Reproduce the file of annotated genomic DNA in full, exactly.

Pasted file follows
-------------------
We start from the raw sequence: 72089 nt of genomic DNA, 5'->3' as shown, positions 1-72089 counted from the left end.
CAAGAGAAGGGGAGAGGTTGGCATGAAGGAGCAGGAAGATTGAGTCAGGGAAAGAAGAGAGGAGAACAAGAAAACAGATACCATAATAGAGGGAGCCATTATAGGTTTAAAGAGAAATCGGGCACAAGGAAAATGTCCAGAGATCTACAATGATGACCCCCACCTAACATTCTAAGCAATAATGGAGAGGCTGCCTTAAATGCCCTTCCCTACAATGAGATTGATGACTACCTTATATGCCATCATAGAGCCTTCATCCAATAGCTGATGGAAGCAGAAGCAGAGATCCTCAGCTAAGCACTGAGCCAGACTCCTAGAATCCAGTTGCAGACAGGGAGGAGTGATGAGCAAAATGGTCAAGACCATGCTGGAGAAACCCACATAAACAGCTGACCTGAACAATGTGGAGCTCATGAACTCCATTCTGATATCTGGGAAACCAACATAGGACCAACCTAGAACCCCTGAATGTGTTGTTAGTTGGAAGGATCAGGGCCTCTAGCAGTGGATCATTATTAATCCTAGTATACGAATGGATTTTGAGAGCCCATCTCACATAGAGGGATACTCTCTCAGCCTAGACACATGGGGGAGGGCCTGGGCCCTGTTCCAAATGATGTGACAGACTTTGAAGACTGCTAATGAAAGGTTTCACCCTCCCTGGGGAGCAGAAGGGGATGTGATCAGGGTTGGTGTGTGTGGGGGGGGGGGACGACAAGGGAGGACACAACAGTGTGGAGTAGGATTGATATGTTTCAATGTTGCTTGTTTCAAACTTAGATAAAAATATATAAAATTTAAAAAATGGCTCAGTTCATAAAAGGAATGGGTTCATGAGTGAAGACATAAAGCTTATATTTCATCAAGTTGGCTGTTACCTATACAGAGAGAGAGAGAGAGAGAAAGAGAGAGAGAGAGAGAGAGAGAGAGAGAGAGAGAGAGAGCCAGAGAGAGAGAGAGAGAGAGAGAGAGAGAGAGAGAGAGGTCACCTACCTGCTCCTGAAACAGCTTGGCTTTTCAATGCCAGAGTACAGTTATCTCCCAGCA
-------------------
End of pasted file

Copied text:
We start from the raw sequence: 72089 nt of genomic DNA, 5'->3' as shown, positions 1-72089 counted from the left end.
CAAGAGAAGGGGAGAGGTTGGCATGAAGGAGCAGGAAGATTGAGTCAGGGAAAGAAGAGAGGAGAACAAGAAAACAGATACCATAATAGAGGGAGCCATTATAGGTTTAAAGAGAAATCGGGCACAAGGAAAATGTCCAGAGATCTACAATGATGACCCCCACCTAACATTCTAAGCAATAATGGAGAGGCTGCCTTAAATGCCCTTCCCTACAATGAGATTGATGACTACCTTATATGCCATCATAGAGCCTTCATCCAATAGCTGATGGAAGCAGAAGCAGAGATCCTCAGCTAAGCACTGAGCCAGACTCCTAGAATCCAGTTGCAGACAGGGAGGAGTGATGAGCAAAATGGTCAAGACCATGCTGGAGAAACCCACATAAACAGCTGACCTGAACAATGTGGAGCTCATGAACTCCATTCTGATATCTGGGAAACCAACATAGGACCAACCTAGAACCCCTGAATGTGTTGTTAGTTGGAAGGATCAGGGCCTCTAGCAGTGGATCATTATTAATCCTAGTATACGAATGGATTTTGAGAGCCCATCTCACATAGAGGGATACTCTCTCAGCCTAGACACATGGGGGAGGGCCTGGGCCCTGTTCCAAATGATGTGACAGACTTTGAAGACTGCTAATGAAAGGTTTCACCCTCCCTGGGGAGCAGAAGGGGATGTGATCAGGGTTGGTGTGTGTGGGGGGGGGGGACGACAAGGGAGGACACAACAGTGTGGAGTAGGATTGATATGTTTCAATGTTGCTTGTTTCAAACTTAGATAAAAATATATAAAATTTAAAAAATGGCTCAGTTCATAAAAGGAATGGGTTCATGAGTGAAGACATAAAGCTTATATTTCATCAAGTTGGCTGTTACCTATACAGAGAGAGAGAGAGAGAGAAAGAGAGAGAGAGAGAGAGAGAGAGAGAGAGAGAGAGAGAGCCAGAGAGAGAGAGAGAGAGAGAGAGAGAGAGAGAGAGAGGTCACCTACCTGCTCCTGAAACAGCTTGGCTTTTCAATGCCAGAGTACAGTTATCTCCCAGCA